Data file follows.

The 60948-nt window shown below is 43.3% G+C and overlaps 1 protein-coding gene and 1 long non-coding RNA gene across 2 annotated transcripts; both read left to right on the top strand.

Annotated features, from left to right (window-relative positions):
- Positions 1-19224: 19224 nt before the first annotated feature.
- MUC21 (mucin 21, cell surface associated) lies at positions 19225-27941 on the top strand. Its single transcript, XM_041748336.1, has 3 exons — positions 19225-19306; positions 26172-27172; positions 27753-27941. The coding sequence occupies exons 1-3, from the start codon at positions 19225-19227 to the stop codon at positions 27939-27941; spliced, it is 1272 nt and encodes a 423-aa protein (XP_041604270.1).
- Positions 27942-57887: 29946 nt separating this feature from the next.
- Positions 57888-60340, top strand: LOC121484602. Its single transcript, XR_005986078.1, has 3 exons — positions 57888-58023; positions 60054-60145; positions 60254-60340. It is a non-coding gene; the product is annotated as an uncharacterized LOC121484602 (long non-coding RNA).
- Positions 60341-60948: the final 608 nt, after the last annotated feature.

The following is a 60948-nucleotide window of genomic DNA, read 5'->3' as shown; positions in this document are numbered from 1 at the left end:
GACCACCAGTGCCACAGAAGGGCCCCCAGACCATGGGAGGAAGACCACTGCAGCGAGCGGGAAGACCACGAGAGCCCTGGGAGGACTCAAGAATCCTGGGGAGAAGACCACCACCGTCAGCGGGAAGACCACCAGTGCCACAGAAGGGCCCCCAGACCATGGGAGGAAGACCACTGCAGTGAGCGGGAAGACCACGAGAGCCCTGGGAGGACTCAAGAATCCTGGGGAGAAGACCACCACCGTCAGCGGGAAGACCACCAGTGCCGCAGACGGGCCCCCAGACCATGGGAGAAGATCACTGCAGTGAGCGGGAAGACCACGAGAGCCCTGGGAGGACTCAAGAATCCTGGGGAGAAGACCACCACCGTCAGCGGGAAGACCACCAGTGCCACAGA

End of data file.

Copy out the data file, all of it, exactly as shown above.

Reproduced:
The 60948-nt window shown below is 43.3% G+C and overlaps 1 protein-coding gene and 1 long non-coding RNA gene across 2 annotated transcripts; both read left to right on the top strand.

Annotated features, from left to right (window-relative positions):
- Positions 1-19224: 19224 nt before the first annotated feature.
- MUC21 (mucin 21, cell surface associated) lies at positions 19225-27941 on the top strand. Its single transcript, XM_041748336.1, has 3 exons — positions 19225-19306; positions 26172-27172; positions 27753-27941. The coding sequence occupies exons 1-3, from the start codon at positions 19225-19227 to the stop codon at positions 27939-27941; spliced, it is 1272 nt and encodes a 423-aa protein (XP_041604270.1).
- Positions 27942-57887: 29946 nt separating this feature from the next.
- Positions 57888-60340, top strand: LOC121484602. Its single transcript, XR_005986078.1, has 3 exons — positions 57888-58023; positions 60054-60145; positions 60254-60340. It is a non-coding gene; the product is annotated as an uncharacterized LOC121484602 (long non-coding RNA).
- Positions 60341-60948: the final 608 nt, after the last annotated feature.

The following is a 60948-nucleotide window of genomic DNA, read 5'->3' as shown; positions in this document are numbered from 1 at the left end:
GACCACCAGTGCCACAGAAGGGCCCCCAGACCATGGGAGGAAGACCACTGCAGCGAGCGGGAAGACCACGAGAGCCCTGGGAGGACTCAAGAATCCTGGGGAGAAGACCACCACCGTCAGCGGGAAGACCACCAGTGCCACAGAAGGGCCCCCAGACCATGGGAGGAAGACCACTGCAGTGAGCGGGAAGACCACGAGAGCCCTGGGAGGACTCAAGAATCCTGGGGAGAAGACCACCACCGTCAGCGGGAAGACCACCAGTGCCGCAGACGGGCCCCCAGACCATGGGAGAAGATCACTGCAGTGAGCGGGAAGACCACGAGAGCCCTGGGAGGACTCAAGAATCCTGGGGAGAAGACCACCACCGTCAGCGGGAAGACCACCAGTGCCACAGA